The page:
I still write a newspaper column for Scripps Howard which is distributed to about 420 newspapers.

But I focus mainly on product design. My favourite thing to do is designing and painting. I design all sorts of products from paper, fabric, bedding, melanine, kitchen and stuffed animals.

You say on your website that you enjoy scouring flea markets for inspiration. What has been your best find?

Oh I just love going to flea markets. Probably my best find was a painting. I had been looking for an old painting of palm trees in oils in a gold frame and I saw somebody pick it up. You should have seen my face. I hovered next to her until she put it down and then I just grabbed it and gave whatever money the man asked for to him. No haggling!

I go to one which is held once a month about half an hour away from where I live and wherever we are vacationing I try and find a flea market.

So, McKenzie is your newest line for Freespirit. Why is your line named McKenzie? What was your inspiration?

Simple answer! My husband was walking by when I was thinking what to name the line and he suggested McKenzie. He said it was a cute name and you know what, it is a cute name!

Freespirit give me no brief but they did say that at the moment people are buying bright happy colours. Fabrics with a neutral palette are just not selling. People want to surround themselves with fresh, happy colours.

When designing the line I thought about what I would like to go together. I like the combination of florals and geometrics. It has a modern fresh feel. So I start by sketching ideas out in the look I want.

I keep files of colours, flowers and pattern layouts and use those to work out what look I am after.

What was your design process for McKenzie?

I usually paint on computer paper. I do a very fast pencil sketch. In about 2 minutes. I look at it and write notes and imagine which colours it would look good in. I then list the colours on the side.

I then sketch the pattern onto watercolour paper and mix the colours. I paint one colourway and then develop the other colourways using the computer.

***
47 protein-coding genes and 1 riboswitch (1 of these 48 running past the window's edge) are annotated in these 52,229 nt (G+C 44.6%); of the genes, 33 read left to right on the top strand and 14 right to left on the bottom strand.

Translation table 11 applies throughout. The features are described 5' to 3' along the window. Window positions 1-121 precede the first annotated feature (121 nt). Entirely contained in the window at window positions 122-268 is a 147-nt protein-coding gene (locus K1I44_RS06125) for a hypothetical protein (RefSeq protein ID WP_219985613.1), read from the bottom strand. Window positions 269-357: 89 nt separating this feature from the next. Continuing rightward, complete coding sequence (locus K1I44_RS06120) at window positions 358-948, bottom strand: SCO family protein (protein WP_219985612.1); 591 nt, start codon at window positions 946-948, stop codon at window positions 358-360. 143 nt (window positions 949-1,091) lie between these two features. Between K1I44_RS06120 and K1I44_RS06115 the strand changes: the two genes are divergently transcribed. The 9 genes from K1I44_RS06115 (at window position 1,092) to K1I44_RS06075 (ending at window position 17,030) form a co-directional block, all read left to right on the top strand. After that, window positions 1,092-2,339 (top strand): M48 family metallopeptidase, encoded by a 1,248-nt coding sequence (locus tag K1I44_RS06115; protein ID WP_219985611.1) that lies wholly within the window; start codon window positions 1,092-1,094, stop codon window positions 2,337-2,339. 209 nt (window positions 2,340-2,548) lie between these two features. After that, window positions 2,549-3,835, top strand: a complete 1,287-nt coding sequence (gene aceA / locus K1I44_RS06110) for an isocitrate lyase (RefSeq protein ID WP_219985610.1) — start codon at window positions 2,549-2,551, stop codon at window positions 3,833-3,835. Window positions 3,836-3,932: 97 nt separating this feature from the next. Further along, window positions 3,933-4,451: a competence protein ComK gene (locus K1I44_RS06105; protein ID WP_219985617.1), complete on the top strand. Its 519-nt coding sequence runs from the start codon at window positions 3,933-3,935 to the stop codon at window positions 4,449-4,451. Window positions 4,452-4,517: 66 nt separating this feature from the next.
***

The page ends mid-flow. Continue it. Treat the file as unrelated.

In this collection the colourways stayed the same and there are usually 1 or 2 prints that are dropped each collection.

Describe to us the colour palette you chose for McKenzie.

The colour stories are black / pink, aqua/green and lilac. I knew that lavender was selling really well and was a trend so I wanted to incorporate that into the line. I love the richness of black and how it makes things look rich and beautiful. And aqua is my favourite colour so a little aqua worked itself into the collection It gives it a modern / vintage feel.

What projects do you have in mind for McKenzie?

I think the line combines very well for all sorts of projects, not just quilting. We have just designed an apron, pillows, dog bedding and I think clothing would look good in the line.

The collection McKenzie will be used for other products as well. I usually design the fabric first as I am always working on fabric collections and then I use those in my other product lines.

What?s next for Dena Designs?

I am currently working on another fabric line but I am not sure what it is called yet. The line I am working on at the moment has a very watercolour feel.

Then there are 2 other lines which are already finished. Pea Garden and Cummary Garden. I am also going to be working on a Christmas line for 2011. I always have several projects on the go. I am working on some greeting cards too at the moment.

Look out for projects designed using Dena’s line in our October Issue!

Designer Feature – Saffron Craig

Today, we are sitting down with Australian designer – Saffron Craig to talk about her latest range ‘Forest Elementals’.

FQ: How did you come up with the idea for the latest range?
Saffron: ‘Forest Elementals is my latest range, it started after a meditation. As I was meditating and a huge ancient Elk came up to me and spoke! I sketched him and built the range around that fabulous moment.’